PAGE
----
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James Woolsey‘s Operation Dragon & the Triumph of ”Crackpot Realism” in U.S. Foreign Policy w/ Jim DiEugenio – Source – Parallax Views

On this edition of Parallax Views, earlier this year a curious new book was published dealing with the assassination of John F. Kennedy.  Co-written by R. James Woolsey, former Director of the CIA under President Bill Clinton from 1993 to 1995, and Ion Mihai Pacepa, a former Romanian spy and a noted, high-ranking Eastern Bloc defect during the Cold War, Operation Dragon: Inside the Kremlin’s Secret War Against America argues that the JFK assassination was the result of a plot involving the Soviet Union’s Nikita Khrushchev and Cuba’s Fidel Castro. Lee Harvey Oswald, the book claims, was instructed by Khrushchev to kill President Kennedy. According to Woolsey and Pacepa, Khrushchev actually called off the plot for fear that it might be discovered and lead right back to him as one of the perpetrators.  What Khrushchev did not count on, say Woolsey and Pacepa, is that Oswald would go rogue and carry out the assassination plot in spite of orders to the contrary. In other words, Operation Dragon alleges that President Kennedy’s assassination was the result of nefarious Soviet treachery.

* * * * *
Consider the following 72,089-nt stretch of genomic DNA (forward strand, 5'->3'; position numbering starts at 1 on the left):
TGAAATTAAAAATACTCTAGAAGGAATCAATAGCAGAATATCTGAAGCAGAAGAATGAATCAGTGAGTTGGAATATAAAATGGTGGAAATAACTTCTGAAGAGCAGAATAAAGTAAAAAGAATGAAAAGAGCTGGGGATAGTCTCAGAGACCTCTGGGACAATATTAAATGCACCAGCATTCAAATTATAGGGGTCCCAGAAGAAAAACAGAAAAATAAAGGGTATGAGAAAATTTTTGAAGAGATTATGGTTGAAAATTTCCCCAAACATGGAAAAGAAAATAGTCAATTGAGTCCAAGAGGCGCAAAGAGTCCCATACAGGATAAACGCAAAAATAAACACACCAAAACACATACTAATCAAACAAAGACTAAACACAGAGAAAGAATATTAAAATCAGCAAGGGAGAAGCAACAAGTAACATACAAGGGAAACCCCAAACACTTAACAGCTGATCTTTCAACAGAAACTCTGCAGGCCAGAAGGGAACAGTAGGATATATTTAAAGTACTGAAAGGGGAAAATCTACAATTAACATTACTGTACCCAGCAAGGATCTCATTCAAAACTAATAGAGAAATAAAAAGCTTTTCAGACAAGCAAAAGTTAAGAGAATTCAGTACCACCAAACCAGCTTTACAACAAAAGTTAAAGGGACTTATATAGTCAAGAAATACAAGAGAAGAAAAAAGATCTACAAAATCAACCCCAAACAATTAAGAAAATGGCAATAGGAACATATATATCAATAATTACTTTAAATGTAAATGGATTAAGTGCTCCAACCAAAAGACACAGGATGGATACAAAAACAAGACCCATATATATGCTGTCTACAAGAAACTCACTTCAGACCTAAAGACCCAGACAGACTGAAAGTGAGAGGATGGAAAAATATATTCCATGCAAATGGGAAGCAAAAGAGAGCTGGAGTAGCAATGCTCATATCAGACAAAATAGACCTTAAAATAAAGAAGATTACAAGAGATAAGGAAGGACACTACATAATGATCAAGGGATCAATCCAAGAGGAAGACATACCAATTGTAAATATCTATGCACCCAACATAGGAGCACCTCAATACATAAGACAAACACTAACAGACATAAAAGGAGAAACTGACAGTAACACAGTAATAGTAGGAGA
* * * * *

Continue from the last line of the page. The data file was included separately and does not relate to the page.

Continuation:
Is Operation Dragon just another entry in dizzying array of theories positing an alternative to the Warren Commission Report’s oft-contested findings concerning the fatal shooting of a sitting President of the United States in Dallas, TX on November 22nd, 1963? Perhaps. Then again, most books that challenge, in varying degrees, the official line on the Kennedy assassination aren’t written by ex-CIA Directors.